Don-Bur launches expanding roof trailer

UK-based trailer and rigid body OEM, Don-Bur, has manufactured a lifting deck tri-axle trailer design with an expanding roof for a parcel company.

The new product is reported to provide 7.8 per cent more head room on the lower deck during loading but keeps overall height to 4.5m when in transit to avoid low bridge restrictions and retain a more idealistic aerodynamic profile; expected to result in a 5.0 per cent fuel saving.

Don-Bur claims to have invented lifting deck trailers in the late 1980s which continue to 'rise' in popularity due to high payload volume and rapid turnaround at the bay without additional specialist bay equipment.

“The simple premise is a secondary deck that, when loaded in its lowered position to suit bay height, then raises via hydraulics to a second height allowing another full payload to be loaded underneath it,” said Don-Bur Group Marketing Manager, Richard Owens.

“However, straight-frame lifting decks in particular have their aperture heights limited between the height of the fifth wheel and overall height and this restriction can cause challenges with head height for loading operatives.

“The new expanding roof overcomes this by allowing the loaded second deck to raise much higher than normal during lower deck loading. After loading and before transit, the roof and deck lower again to a position where gaps over the load are minimal,” he said.

Don-Bur also commented on the aerodynamics of the new trailer design. By keeping the roof 350mm lower than a full height double deck it is reported to reduce drag force by an estimated 661 Newtons. Don-Bur referred to a case study which measured at a speed of 56mph (90kph) – a comparison made between base trailer at 4,850mm high and a test trailer at 4,500mm high assuming all other proportions are the same; coefficient drag was calculated to reduce due to improved drag profile. Case studies studying multiple fuel trials relative to drag force have indicated that drag force represents approximately 33 per cent of all other resistant forces including surface friction, tyre deformation and drive line resistance.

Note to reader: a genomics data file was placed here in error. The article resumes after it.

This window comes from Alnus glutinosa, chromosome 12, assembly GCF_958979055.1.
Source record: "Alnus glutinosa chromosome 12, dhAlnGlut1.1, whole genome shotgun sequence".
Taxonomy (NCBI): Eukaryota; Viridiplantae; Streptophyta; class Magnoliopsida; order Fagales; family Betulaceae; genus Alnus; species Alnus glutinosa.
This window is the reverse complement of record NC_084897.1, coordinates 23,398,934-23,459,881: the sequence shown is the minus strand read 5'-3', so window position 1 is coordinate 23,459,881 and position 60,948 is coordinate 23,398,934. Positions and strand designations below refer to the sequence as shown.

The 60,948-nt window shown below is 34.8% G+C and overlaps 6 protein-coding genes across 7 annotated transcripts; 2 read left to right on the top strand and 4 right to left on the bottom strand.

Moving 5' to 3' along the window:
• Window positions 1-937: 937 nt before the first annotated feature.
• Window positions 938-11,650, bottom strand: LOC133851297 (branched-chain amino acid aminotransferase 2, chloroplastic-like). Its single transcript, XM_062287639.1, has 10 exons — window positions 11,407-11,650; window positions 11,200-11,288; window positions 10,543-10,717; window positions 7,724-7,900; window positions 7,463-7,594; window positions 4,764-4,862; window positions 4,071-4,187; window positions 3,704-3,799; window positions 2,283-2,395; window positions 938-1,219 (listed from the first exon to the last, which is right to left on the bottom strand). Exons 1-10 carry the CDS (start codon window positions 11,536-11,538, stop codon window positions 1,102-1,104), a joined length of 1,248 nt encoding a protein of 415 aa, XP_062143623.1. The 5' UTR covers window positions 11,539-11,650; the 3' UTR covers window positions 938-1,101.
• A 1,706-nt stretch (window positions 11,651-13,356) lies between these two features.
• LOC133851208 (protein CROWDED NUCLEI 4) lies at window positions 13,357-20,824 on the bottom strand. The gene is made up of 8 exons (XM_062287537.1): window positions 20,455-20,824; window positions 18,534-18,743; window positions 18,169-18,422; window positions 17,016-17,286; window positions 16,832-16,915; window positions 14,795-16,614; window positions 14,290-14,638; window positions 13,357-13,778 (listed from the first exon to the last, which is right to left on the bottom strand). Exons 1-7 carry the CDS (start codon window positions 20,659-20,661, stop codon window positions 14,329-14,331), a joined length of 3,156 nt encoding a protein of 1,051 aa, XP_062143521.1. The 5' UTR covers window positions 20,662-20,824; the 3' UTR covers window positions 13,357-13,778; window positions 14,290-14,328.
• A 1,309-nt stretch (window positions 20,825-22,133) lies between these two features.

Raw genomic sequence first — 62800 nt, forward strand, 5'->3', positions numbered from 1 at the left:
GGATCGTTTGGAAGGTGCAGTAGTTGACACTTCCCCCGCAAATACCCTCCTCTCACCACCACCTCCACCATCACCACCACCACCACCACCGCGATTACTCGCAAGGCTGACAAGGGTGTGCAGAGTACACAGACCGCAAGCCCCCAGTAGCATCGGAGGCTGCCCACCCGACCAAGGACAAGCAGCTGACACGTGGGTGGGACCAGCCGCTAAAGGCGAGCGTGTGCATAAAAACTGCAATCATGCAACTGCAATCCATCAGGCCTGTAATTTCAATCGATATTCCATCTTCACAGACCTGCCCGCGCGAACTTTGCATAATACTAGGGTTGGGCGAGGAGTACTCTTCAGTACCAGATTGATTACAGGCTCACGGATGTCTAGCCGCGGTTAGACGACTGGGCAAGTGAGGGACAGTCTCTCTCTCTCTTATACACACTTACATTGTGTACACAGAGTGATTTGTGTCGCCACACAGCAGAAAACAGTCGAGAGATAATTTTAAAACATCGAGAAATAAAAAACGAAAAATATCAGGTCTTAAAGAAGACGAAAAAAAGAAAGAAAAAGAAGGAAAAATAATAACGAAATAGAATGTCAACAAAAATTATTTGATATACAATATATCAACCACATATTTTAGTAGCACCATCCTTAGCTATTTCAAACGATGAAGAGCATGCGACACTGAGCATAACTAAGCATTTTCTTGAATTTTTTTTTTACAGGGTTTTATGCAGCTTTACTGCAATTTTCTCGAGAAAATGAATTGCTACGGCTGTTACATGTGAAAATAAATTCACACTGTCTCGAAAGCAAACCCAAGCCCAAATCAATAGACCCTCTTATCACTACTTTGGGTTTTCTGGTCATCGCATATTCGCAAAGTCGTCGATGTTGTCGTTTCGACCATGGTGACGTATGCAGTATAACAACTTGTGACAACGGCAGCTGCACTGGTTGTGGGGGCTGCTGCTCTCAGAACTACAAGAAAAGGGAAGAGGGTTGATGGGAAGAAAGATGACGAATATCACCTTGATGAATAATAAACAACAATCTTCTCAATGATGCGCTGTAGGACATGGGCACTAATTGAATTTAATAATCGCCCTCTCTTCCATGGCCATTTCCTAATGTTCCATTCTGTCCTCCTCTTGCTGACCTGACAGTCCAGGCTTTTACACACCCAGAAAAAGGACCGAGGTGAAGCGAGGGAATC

The roof attachment system, according to Owens, is one of the most ingenious parts of the design.

“During part of the loading operation, the second deck has to move up and down freely and independently of the roof – however, as the deck over-extends upwards to generate more head height, so too does the roof to prevent the upper load being crushed.” said Owens. “Not only that, but the roof then has to forcibly clamp back down onto the body structure, to ensure the correct lower height and prevent water ingress.  Don-Bur has developed and innovative solution to this challenge and, for this reason, has applied for patent.”

The new trailer design, Owens said, is ideal for businesses that operate with lower cage heights, pallets or loose loads.

“It could also be applied to companies that switch between operation in Northern Ireland (that has a 4,650mm overall height restriction) and the UK mainland; the latter having a 250mm potential height benefit equivalent to an 8.6m³ volume increase,” he said.

“This development was in response to a customer's needs as many of our innovations are,” said Don-Bur Chairman, David Burton. “We were very proud to deliver a unique, simple and robust mechanism that gives the client greater flexibility, improved safety, enhanced aerodynamics and optimum value.”

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